Society Magazine

What “Sanctity of Life” Really Means

Posted on the 26 December 2016 by Juliez
We must fight for our rights.

We must fight for our rights.

As of December 19, 2016, Texas health care facilities that perform abortions must bury fetal remains instead of putting them in a sanitary landfill, like any other type of biological medical waste. Governor Greg Abbot of Texas, who proposed the state-level rule in July, has justified burying or cremating human and fetal remains by stating that he “believe[s] it is imperative to establish higher standards that reflect our respect for the sanctity of life.”

Unfortunately, Texas is not the first state to approve mandatory burial for fetal remains. Indiana and Louisiana passed similar measures this year but have not yet put the rules into effect. Indiana’s law was signed by Gov. Mike Pence, the vice president-elect of the United States — a fact that only underscores how necessary it is us for us to remain vigilant about the rising anti-abortion sentiments in the US government, and that making the protection of abortion rights more important than ever. 

In reality, abortion is a medical procedure that is often an emotional and difficult decision for women. Requiring women to bury fetal remains regardless of their wishes undermines their agency. A woman should be allowed to have complete control over her health, which includes whether or not she carries a baby to term, whether or not she wants an abortion, and how the aftermath of her abortion is handled. As  Nancy Northup, president of the Center for Reproductive Rights, said, the Texas rule was only not medically unjustified, but will also “only increase barriers to reproductive care while deliberately shaming and stigmatizing Texas women.”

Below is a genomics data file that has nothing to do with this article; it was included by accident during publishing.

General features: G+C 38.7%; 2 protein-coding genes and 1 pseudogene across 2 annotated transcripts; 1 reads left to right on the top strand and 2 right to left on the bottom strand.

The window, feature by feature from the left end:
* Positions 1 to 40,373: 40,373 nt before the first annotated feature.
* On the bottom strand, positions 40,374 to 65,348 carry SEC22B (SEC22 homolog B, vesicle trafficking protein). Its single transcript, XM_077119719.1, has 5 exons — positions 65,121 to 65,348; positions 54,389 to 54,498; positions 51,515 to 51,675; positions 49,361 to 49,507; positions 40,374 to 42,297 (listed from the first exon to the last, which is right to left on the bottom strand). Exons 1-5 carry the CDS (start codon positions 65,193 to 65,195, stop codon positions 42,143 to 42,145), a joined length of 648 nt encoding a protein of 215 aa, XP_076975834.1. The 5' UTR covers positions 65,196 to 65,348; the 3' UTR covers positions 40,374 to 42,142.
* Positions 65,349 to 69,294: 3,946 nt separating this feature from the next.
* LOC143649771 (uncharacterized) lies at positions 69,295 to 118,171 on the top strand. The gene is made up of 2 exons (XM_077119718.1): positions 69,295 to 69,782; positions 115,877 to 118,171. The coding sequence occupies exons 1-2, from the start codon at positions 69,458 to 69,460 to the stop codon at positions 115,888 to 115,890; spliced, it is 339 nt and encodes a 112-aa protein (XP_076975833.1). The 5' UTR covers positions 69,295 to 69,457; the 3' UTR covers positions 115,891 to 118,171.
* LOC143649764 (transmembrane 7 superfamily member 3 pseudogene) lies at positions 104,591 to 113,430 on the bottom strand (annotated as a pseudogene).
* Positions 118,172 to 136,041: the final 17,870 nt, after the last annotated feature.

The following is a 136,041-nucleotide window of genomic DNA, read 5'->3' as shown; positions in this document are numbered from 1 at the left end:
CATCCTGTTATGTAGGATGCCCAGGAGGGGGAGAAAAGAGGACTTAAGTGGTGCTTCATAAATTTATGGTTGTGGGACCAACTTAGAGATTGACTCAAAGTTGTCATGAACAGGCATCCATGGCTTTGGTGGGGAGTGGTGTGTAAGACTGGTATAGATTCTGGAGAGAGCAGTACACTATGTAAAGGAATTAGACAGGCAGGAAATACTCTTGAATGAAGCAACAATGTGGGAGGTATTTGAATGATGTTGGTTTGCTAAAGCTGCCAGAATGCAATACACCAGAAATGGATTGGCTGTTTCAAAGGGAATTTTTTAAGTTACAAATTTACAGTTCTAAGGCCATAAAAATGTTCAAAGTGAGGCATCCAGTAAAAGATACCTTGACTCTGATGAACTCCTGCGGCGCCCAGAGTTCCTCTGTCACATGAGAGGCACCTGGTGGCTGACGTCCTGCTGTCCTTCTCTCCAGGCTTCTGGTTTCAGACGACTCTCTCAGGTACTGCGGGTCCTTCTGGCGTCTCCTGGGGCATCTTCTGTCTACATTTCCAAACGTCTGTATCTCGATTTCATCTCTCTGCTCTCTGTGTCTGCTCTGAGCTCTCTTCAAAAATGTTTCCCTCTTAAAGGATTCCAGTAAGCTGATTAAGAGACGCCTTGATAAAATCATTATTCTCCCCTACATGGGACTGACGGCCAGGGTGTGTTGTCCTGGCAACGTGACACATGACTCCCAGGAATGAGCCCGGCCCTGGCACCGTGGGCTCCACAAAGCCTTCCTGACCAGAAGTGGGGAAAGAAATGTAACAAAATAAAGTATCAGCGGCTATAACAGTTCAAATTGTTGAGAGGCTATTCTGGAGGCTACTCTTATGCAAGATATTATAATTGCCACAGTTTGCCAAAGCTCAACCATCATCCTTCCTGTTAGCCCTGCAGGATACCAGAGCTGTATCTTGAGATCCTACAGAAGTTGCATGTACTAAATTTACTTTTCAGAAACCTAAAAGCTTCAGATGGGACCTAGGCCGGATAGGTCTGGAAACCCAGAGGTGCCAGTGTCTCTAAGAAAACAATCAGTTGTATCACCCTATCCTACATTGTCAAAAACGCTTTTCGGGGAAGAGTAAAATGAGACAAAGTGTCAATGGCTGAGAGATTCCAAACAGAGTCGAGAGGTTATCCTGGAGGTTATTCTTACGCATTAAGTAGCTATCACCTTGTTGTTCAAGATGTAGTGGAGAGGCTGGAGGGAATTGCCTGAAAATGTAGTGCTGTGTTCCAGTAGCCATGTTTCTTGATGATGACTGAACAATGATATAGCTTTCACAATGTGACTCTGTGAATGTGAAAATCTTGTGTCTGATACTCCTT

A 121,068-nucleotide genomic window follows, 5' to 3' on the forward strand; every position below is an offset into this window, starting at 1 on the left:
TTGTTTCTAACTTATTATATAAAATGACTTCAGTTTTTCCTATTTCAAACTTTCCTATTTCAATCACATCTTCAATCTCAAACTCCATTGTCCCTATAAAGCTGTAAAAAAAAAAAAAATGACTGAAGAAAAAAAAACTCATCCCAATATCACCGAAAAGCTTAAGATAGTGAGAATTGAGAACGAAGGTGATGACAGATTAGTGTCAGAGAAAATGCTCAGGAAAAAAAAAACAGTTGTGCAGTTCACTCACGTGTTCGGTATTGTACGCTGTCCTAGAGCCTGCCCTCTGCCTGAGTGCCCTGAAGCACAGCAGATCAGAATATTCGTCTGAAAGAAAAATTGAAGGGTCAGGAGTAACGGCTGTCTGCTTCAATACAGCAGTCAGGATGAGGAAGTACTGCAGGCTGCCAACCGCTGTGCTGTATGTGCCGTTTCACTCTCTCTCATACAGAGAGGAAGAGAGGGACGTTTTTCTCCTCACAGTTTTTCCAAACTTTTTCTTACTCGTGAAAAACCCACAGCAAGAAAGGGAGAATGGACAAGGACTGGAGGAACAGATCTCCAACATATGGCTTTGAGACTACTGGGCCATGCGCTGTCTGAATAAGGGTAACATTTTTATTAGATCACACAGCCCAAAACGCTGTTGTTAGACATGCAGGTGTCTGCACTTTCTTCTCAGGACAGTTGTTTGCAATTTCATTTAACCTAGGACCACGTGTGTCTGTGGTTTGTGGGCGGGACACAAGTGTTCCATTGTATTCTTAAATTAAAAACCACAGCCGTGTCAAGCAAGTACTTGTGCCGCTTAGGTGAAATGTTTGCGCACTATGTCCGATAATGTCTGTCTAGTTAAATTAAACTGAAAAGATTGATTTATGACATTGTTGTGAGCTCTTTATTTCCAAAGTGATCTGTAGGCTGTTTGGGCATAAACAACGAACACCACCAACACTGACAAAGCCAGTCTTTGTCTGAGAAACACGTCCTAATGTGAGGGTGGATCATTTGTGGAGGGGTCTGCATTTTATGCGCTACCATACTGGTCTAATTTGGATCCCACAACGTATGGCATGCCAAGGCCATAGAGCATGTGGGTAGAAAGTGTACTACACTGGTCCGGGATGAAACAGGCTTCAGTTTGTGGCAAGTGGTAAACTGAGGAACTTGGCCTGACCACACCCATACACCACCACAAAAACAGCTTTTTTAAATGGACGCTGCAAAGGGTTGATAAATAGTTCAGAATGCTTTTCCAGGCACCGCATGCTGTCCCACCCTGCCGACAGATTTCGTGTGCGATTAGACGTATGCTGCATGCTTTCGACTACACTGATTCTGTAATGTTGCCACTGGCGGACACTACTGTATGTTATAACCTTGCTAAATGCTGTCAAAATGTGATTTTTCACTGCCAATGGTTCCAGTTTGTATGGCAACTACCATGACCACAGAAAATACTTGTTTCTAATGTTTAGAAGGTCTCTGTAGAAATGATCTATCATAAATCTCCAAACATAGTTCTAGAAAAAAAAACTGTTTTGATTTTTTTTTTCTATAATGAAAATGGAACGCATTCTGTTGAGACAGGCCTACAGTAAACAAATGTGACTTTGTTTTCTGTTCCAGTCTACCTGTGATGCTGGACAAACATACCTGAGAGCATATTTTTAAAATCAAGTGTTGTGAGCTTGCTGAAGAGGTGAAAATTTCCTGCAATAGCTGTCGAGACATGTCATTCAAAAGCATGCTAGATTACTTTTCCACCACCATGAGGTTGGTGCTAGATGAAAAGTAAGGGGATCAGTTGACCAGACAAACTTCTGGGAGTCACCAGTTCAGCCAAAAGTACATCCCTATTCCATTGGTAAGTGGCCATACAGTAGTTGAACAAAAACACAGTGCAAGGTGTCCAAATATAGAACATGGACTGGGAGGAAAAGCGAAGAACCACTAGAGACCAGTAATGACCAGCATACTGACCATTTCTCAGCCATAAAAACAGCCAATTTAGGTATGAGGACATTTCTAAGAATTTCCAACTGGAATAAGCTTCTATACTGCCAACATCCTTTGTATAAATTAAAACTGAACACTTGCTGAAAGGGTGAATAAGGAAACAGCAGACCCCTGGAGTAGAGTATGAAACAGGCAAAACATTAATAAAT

What’s more, forcing a woman to bury an aborted fetus is not a reflection of the sanctity of life, but rather a reflection of a society that prioritizes a woman’s commitment to motherhood above her own aspirations. Life is both an incredible gift and a huge responsibility. The ability to decide whether or not one is not ready to bring life into the world should be available to women so that they can live their own precious life the way they choose.

I personally have a newfound respect for and understanding of the “sanctity” of life after my father unexpectedly died in a freak accident last spring. My father’s death was an extremely painful reminder that life is fragile and can be stolen at any moment.  As a young woman enrolled in college, I am now more determined to take advantage of the all the opportunities and privileges available to me than ever before, because I recognize that you never know when something will change your life forever.

There are a lot of things I want to accomplish that my father will never see me do, like graduate college, attend law school, have a career, fall in love, and maybe have a family. But I want to do these things for myself on my own terms.  My father was an avid supporter of Planned Parenthood and I know he would support any decision I choose to make about my body and reproductive health.  Knowing that I have the right to birth control and a safe and legal abortion in my home state of California gives me peace of mind because I know that I will have control over my body and my ability to bring life into the world.

As our nation’s political climate becomes increasingly unpredictable and unfriendly to women, I am determined to continue passionately and unapologetically doing the things I love. I relish my ability to choose what I do in life, to take charge of the course of my life, and to be able to freely decide whether or not I want to bring life into the world. And I will fight for the right of every other woman to do the same.

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